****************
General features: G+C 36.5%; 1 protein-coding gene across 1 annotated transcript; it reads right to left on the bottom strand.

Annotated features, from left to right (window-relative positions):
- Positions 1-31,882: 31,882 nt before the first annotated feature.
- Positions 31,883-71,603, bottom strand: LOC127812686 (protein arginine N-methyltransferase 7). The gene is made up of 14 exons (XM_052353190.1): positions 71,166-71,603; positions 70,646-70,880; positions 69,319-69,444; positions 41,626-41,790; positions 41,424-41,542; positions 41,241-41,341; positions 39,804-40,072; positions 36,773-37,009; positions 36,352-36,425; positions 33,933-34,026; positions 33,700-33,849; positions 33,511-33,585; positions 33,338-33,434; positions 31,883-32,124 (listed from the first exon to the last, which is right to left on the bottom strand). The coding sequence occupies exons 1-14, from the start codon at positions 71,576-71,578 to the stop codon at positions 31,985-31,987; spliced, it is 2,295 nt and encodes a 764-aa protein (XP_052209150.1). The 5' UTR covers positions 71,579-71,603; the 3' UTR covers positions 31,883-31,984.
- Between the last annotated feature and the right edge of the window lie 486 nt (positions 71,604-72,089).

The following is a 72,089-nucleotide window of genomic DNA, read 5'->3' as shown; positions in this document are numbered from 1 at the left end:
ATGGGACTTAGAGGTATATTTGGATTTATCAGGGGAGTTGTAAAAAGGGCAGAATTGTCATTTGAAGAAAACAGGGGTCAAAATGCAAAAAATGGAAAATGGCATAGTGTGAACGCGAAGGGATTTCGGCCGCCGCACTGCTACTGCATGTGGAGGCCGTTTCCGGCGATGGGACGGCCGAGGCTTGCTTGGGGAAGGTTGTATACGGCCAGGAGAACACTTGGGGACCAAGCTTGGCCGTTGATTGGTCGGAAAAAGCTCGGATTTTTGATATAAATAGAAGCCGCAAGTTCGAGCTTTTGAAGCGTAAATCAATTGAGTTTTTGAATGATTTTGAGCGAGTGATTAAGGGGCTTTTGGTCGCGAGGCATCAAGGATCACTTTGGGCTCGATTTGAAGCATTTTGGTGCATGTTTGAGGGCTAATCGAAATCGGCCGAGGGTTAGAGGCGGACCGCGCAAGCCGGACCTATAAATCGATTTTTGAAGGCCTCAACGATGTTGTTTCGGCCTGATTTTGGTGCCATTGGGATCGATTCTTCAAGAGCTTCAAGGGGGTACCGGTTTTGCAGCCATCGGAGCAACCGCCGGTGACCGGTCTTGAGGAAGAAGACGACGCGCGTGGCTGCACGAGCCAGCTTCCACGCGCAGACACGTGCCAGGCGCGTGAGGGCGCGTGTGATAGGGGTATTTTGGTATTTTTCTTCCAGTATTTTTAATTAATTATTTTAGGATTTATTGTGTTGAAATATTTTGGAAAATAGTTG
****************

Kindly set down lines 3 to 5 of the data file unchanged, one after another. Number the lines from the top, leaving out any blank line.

- Positions 1-31,882: 31,882 nt before the first annotated feature.
- Positions 31,883-71,603, bottom strand: LOC127812686 (protein arginine N-methyltransferase 7). The gene is made up of 14 exons (XM_052353190.1): positions 71,166-71,603; positions 70,646-70,880; positions 69,319-69,444; positions 41,626-41,790; positions 41,424-41,542; positions 41,241-41,341; positions 39,804-40,072; positions 36,773-37,009; positions 36,352-36,425; positions 33,933-34,026; positions 33,700-33,849; positions 33,511-33,585; positions 33,338-33,434; positions 31,883-32,124 (listed from the first exon to the last, which is right to left on the bottom strand). The coding sequence occupies exons 1-14, from the start codon at positions 71,576-71,578 to the stop codon at positions 31,985-31,987; spliced, it is 2,295 nt and encodes a 764-aa protein (XP_052209150.1). The 5' UTR covers positions 71,579-71,603; the 3' UTR covers positions 31,883-31,984.
- Between the last annotated feature and the right edge of the window lie 486 nt (positions 71,604-72,089).